October was Breast Cancer Awareness Month. However, as a public health practitioner, awareness is ongoing. Breast cancer is the most commonly diagnosed cancer in all race and ethnic background women (Lee et al., 2017). Most recent data (2014) positions breast cancer at an incidence of 236,968 new cases a year, which is a rate of 123.9 percent and 41, 211 deaths. This translates to a 20.5 percent yearly death rate among women (CDC, 2017). Current data (2014) records that the highest rate of incidence was in women ages 70-74 (CDC, 2017). In 2009 United States Preventive Services Task Force (USPSTF) recommended there be biennial screening for women ages 50-74. The screening recommendation age has now shifted ten years. This means that screening now starts at age 40 and the timing from yearly to biennial, (Qin, Tangka, Guy, & Howard, 2016) thus then decreasing potential mammography’s among average-risk women of all ethnicities.
In 2009 the USPSTF provided their recommendation based on studies that provided epidemiological data to save one life and reduce mortality for the determination of proper population health decisions (Bhattacharya, 2013), shifting how screenings occur in the United States. This change translated into average-risk women in the younger age range to join other at-risk women to discuss their possibilities (potential benefit or harm) with their healthcare provider, an assumption that everyone has access to care.
The effectiveness of screening for the reduction of mortality rates is the ultimate goal of the USPSTF recommendation. A recommendation that assisted the healthcare industry to implement across clinics, hospitals, facilities and public health using scientific evidence that determined potential harm or benefits for population health (the most women) based on its interpretation at the time (Bhattacharya, 2013). Mandelblatt et al. (2016) reveal that there has since (2009) been new benefits of screening that average-risk women can take advantage of to reduce breast cancer. There are new screenings that include digital mammography and standardization of treatment regimes in comparison to only film mammography. So what do all these new policies or recommendations mean to you? It means talk to your health care provider, address the issue of self-examination, mammography screenings and do not fear to bring this concept up when you have a well women exam regardless of your age. The more you become aware and used to discussing prevention the better you can prepare.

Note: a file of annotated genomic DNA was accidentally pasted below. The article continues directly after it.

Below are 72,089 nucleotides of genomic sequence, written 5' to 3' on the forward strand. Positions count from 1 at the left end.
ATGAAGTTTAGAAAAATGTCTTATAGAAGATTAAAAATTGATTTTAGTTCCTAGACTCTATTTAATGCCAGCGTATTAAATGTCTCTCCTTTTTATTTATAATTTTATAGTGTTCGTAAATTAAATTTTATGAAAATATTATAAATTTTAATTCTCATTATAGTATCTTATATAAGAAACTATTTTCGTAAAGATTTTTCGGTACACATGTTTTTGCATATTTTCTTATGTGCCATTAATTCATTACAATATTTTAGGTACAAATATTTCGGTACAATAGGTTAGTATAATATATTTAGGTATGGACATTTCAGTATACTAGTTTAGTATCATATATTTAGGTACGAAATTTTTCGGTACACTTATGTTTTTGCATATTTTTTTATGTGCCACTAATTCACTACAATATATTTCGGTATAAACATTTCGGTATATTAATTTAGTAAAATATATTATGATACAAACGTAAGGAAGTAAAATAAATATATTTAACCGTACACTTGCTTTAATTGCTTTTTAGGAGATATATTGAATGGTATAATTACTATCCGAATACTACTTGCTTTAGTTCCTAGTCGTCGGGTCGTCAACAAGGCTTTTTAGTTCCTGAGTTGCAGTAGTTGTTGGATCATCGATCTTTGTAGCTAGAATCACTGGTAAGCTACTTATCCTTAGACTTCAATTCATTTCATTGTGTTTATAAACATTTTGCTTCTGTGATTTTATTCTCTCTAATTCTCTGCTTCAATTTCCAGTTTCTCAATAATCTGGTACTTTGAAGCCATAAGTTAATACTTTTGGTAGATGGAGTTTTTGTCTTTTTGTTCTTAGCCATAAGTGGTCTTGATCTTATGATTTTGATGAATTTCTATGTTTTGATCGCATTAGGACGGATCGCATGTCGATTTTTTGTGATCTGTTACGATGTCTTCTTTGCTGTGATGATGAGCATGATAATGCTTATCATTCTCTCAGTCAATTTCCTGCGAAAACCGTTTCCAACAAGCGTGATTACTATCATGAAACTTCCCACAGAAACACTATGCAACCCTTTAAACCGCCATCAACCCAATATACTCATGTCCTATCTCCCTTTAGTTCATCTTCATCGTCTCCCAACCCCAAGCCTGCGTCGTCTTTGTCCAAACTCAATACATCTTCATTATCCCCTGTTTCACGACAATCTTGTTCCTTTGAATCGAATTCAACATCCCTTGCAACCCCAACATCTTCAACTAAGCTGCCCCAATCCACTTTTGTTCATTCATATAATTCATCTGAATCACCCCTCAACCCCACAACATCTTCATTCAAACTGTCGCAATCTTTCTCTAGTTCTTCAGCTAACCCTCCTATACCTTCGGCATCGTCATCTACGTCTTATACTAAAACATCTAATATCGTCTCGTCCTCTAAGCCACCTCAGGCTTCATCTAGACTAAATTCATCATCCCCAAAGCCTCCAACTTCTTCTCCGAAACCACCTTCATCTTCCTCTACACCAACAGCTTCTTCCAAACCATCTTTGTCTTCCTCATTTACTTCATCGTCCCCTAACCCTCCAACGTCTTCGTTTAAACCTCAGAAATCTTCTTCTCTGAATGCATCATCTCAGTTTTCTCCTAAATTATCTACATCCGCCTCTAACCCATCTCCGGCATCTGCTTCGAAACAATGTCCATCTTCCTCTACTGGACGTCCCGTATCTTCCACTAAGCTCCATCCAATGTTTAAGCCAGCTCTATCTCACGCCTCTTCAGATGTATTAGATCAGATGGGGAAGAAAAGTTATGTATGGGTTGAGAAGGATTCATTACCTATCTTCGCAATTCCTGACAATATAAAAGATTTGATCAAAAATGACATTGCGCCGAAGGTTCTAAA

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- Bhattacharya, D. (2013). Public health policy: Issues, theories, and advocacy. San Francisco, CA: Jossey-Bass.
- Centers for Disease Control and Prevention. (2017). United States cancer statistics: Data visualizations. Retrieved from https://gis.cdc.gov/grasp/USCS/DataViz.html
- Lee, H., Sharratt, M., Ghebre, R., Le, C., Jang, Y. J., & Yee, D. (2017). Mobile phone multilevel and multimedia messaging intervention for breast cancer screening: Pilot randomized controlled Trial. Journal of Medical Internet Research, Mhealth and Uhealth, 5(11), e154. doi:10.2196/mhealth.7091
- Mandelblatt, J. S., Stout, N. K., Schechter, C. B., van den Broek, J. J., Miglioretti, D. L., Krapcho, M., & … Xuelin, H. (2016). Collaborative modeling of the benefits and harms associated with different U.S. breast cancer screening strategies. Annals of Internal Medicine, 164(4), 215. doi:10.7326/M15-1536
- Qin, X., Tangka, F. L., Guy, G. J., & Howard, D. H. (2016). Mammography rates after the 2009 revision to the United States Preventive Services Task Force breast cancer screening recommendation. Cancer Causes & Control, 28(1), 41-48.